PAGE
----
Anonymous Answer

      "The private practice may allow more freedom of choice for veterinarians to decide what direction their practice will take. Private practices also allow people to have more options in terms of the level of veterinary care they want."

      Rachelle's Answer

      Great! Choices are always important to have, for both sides; the clients/patients and the providers.

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      Anonymous Answer

      "You can have a more significant say in decision making and can provide a wider variety of treatment or focus on specific areas more. The amount of paperwork is reduced by working privately. The emphasis on the financial gain of each consultation is less. You are working as part of a smaller group, so perhaps it is more of a community or team."

      Rachelle's Answer

      It sounds as though you have a clear vision of what private practice would offer you. Good perspective!

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  5. 5.

    Veterinary school can be an intensive, stressful experience at times. Can you tell me about a time where you have had to handle a pressurised situation? What happened and what was the outcome?

      This is often a common question to be asked during an interview process. Interviewers understand that stress and pressure can be handled in many different ways. The interviewer does not want to hear that you never get stressed; after all, everyone feels stress at one time or another at work. Instead, the employer wants to see if you know how pressure affects you, and how you manage it.

      Ryan's Answer

      "I react to situations, rather than to stress. That way, the situation is handled and doesn't become stressful. For example, when I deal with an unsatisfied customer, rather than feeling stressed, I focus on the task at hand. I believe my ability to communicate effectively with customers during these moments helps reduce my own stress in these situations and also reduces any stress the customer may feel."

  6. 6.

    In your opinion, what do you think would be the most difficult situation you could face as a Vet? Justify your answer.

      Interviewers are asking this question to establish your thoughts and views on the difficult situations vets encounter within their role. There is no wrong or right answer to this question, however, it is recommended that you look into, or consider some challenging situations prior to an interview, such as death/loss of an animal, mistreatment etc.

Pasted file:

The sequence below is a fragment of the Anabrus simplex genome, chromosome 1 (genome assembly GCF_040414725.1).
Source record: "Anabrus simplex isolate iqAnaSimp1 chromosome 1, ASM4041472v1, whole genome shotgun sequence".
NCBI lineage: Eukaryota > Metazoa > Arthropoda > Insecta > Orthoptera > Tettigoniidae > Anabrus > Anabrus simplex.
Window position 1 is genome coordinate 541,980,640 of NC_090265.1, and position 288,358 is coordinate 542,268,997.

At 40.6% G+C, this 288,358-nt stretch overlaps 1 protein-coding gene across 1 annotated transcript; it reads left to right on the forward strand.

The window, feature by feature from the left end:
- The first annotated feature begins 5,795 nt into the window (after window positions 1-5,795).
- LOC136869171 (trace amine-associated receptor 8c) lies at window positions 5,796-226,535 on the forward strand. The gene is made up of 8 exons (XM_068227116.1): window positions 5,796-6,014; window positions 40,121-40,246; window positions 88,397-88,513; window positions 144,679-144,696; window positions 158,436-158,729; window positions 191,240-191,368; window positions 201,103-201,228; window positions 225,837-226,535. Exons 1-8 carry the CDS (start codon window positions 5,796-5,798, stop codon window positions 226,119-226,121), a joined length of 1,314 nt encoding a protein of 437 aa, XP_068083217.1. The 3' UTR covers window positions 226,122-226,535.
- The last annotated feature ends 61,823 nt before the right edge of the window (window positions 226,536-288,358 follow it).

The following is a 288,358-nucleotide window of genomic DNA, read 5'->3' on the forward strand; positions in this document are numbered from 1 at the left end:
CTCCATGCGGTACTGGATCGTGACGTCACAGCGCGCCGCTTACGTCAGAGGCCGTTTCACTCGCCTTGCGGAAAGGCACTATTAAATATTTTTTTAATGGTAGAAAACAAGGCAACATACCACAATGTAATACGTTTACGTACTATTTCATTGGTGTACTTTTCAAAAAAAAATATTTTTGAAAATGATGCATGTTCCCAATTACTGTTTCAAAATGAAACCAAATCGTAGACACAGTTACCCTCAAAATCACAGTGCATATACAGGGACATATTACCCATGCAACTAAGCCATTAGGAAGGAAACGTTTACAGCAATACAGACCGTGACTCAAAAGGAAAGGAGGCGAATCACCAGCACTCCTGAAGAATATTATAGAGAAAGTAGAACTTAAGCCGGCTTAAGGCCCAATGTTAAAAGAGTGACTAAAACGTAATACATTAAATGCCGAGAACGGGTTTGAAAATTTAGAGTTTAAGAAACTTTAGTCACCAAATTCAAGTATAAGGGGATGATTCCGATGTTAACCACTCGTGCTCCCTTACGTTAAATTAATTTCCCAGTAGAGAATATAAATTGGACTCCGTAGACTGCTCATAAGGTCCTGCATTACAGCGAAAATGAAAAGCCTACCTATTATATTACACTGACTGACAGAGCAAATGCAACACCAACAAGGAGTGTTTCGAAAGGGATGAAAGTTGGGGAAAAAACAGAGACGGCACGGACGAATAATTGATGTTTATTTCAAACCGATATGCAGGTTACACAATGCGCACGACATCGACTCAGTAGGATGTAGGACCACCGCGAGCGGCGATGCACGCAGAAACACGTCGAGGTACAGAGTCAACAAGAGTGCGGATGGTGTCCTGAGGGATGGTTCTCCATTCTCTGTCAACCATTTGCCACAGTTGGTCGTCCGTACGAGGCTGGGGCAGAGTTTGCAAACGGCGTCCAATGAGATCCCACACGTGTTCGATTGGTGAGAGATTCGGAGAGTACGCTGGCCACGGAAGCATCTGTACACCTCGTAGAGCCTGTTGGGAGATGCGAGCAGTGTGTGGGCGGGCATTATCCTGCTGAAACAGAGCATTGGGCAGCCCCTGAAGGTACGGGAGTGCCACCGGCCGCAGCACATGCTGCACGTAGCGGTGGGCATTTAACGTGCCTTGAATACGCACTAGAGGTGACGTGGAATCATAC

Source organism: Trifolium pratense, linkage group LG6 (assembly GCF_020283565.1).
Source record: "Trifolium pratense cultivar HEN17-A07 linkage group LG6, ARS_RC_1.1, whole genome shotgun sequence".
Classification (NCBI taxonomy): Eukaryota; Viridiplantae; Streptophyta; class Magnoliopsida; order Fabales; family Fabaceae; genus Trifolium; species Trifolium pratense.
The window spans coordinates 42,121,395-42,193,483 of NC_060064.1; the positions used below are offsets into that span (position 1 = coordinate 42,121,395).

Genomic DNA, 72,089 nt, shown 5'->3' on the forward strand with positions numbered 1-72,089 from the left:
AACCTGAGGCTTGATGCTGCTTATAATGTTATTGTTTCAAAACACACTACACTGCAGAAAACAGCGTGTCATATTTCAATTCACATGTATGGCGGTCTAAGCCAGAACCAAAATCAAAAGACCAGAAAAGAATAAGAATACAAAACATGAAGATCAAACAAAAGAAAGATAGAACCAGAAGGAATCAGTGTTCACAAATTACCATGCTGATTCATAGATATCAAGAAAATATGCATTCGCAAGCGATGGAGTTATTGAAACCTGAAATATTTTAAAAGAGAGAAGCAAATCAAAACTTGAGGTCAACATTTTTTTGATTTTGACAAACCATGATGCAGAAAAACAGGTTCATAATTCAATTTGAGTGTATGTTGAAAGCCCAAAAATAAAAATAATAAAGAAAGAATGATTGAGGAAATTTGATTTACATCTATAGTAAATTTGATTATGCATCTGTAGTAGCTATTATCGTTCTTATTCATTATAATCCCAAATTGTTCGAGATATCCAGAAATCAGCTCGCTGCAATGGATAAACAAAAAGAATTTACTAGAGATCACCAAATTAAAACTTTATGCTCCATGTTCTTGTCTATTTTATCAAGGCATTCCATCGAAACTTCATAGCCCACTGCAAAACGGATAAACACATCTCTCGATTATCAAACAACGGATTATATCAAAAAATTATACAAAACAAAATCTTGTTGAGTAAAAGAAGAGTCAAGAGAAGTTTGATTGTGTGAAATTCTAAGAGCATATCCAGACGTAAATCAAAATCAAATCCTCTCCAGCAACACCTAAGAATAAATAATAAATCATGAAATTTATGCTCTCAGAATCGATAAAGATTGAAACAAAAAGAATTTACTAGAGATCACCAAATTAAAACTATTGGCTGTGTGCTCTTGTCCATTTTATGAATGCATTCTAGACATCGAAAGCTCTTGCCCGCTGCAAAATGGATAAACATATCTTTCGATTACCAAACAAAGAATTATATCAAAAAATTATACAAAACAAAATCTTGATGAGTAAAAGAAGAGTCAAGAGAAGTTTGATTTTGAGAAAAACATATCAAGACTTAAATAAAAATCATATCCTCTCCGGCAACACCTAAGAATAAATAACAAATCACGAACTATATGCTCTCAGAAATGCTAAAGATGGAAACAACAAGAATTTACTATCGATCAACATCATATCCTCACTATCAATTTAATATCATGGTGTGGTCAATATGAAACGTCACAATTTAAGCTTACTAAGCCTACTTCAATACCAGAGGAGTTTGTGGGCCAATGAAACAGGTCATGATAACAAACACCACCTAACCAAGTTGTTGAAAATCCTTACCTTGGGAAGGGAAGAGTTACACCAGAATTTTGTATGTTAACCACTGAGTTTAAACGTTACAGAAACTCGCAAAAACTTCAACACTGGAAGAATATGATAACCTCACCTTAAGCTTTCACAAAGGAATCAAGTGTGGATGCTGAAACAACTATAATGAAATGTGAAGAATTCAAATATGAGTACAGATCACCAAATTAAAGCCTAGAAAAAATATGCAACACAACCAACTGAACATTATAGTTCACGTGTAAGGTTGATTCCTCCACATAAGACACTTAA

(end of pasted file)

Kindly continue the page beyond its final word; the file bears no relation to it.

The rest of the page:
Ryan's Answer

      "For me, I think facing a situation that involved animal mistreatment or cruelty would be one of the most difficult things to encounter, purely because of my love and respect towards animals. I will find it difficult to understand how someone could mistreat animals, and am sure these types of situations can be very testing."

      Anonymous Answer

      "That would be facing the situation of having to put a healthy animal down because the owners cannot afford to look after it but having to respect the decisions of the owners."

      Rachelle's Answer

      Solid answer! I have reworked the working for you.

      "The most difficult situation that I could face as a vet would be having to put a healthy animal for the convenience of the owners. This topic is a controversial one that I find difficult to understand. Unfortunately, animals are considered property so, in my region, I would have to oblige."

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      Anonymous Answer

      "The most challenging aspect of veterinary medicine would be the inability to treat an animal due to refusal of treatment by the owner. There are many occasions I have seen where a doctor will recommend a treatment the animal needs. Many times owners are not willing or able to spend the necessary funds on treating an animal."

      Rachelle's Answer

      This is a sad situation, for sure, and one that happens far too often. Do you have a recommendation for this type of situation? If you were the clinic owner, what would you do?

      Was this answer helpful? Yes (0) or No (1)
  7. 7.

    Studying at Veterinarian School will require dedication and commitment to your workload. How will you ensure you remain motivated to your studies?

      The interviewer is asking this question to ensure you have considered and are prepared for the high levels of coursework you will be required to complete. When you answer this question, be honest -- but also keep your audience in mind. Will you use any specific methods to keep you focused, such as personal targets or an achievement board?